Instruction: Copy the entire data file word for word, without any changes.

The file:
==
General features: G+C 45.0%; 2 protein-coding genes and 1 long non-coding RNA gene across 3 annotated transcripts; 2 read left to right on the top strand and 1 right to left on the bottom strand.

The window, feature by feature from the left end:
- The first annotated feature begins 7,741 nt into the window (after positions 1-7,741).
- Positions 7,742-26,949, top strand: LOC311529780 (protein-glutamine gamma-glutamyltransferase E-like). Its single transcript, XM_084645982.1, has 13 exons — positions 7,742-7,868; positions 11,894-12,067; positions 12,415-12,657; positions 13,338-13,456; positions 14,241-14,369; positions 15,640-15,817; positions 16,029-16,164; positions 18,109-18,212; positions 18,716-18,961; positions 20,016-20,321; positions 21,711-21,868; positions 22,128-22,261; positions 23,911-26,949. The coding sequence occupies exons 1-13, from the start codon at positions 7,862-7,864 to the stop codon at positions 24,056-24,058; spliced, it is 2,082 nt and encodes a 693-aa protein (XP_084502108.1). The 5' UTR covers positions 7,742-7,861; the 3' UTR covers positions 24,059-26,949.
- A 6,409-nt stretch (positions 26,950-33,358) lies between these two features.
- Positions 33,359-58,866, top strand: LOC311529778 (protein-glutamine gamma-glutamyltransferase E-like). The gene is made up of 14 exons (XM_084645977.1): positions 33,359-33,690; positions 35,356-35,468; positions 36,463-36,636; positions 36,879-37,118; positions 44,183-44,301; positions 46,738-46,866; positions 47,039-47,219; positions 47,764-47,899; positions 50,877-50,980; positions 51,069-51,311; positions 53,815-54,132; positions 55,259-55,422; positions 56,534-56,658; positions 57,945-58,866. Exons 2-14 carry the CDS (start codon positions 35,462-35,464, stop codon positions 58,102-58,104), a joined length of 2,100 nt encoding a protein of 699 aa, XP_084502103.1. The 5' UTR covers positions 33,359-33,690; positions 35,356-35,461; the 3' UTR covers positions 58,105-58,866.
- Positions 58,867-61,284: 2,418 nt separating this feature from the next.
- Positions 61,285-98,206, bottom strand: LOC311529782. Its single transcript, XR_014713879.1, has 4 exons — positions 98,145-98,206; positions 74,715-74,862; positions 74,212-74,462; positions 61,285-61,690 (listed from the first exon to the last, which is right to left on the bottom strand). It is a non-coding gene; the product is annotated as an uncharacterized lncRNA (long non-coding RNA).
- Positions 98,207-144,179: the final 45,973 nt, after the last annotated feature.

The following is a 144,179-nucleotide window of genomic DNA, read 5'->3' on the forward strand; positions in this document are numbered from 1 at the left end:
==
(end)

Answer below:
General features: G+C 45.0%; 2 protein-coding genes and 1 long non-coding RNA gene across 3 annotated transcripts; 2 read left to right on the top strand and 1 right to left on the bottom strand.

The window, feature by feature from the left end:
- The first annotated feature begins 7,741 nt into the window (after positions 1-7,741).
- Positions 7,742-26,949, top strand: LOC311529780 (protein-glutamine gamma-glutamyltransferase E-like). Its single transcript, XM_084645982.1, has 13 exons — positions 7,742-7,868; positions 11,894-12,067; positions 12,415-12,657; positions 13,338-13,456; positions 14,241-14,369; positions 15,640-15,817; positions 16,029-16,164; positions 18,109-18,212; positions 18,716-18,961; positions 20,016-20,321; positions 21,711-21,868; positions 22,128-22,261; positions 23,911-26,949. The coding sequence occupies exons 1-13, from the start codon at positions 7,862-7,864 to the stop codon at positions 24,056-24,058; spliced, it is 2,082 nt and encodes a 693-aa protein (XP_084502108.1). The 5' UTR covers positions 7,742-7,861; the 3' UTR covers positions 24,059-26,949.
- A 6,409-nt stretch (positions 26,950-33,358) lies between these two features.
- Positions 33,359-58,866, top strand: LOC311529778 (protein-glutamine gamma-glutamyltransferase E-like). The gene is made up of 14 exons (XM_084645977.1): positions 33,359-33,690; positions 35,356-35,468; positions 36,463-36,636; positions 36,879-37,118; positions 44,183-44,301; positions 46,738-46,866; positions 47,039-47,219; positions 47,764-47,899; positions 50,877-50,980; positions 51,069-51,311; positions 53,815-54,132; positions 55,259-55,422; positions 56,534-56,658; positions 57,945-58,866. Exons 2-14 carry the CDS (start codon positions 35,462-35,464, stop codon positions 58,102-58,104), a joined length of 2,100 nt encoding a protein of 699 aa, XP_084502103.1. The 5' UTR covers positions 33,359-33,690; positions 35,356-35,461; the 3' UTR covers positions 58,105-58,866.
- Positions 58,867-61,284: 2,418 nt separating this feature from the next.
- Positions 61,285-98,206, bottom strand: LOC311529782. Its single transcript, XR_014713879.1, has 4 exons — positions 98,145-98,206; positions 74,715-74,862; positions 74,212-74,462; positions 61,285-61,690 (listed from the first exon to the last, which is right to left on the bottom strand). It is a non-coding gene; the product is annotated as an uncharacterized lncRNA (long non-coding RNA).
- Positions 98,207-144,179: the final 45,973 nt, after the last annotated feature.

The following is a 144,179-nucleotide window of genomic DNA, read 5'->3' on the forward strand; positions in this document are numbered from 1 at the left end: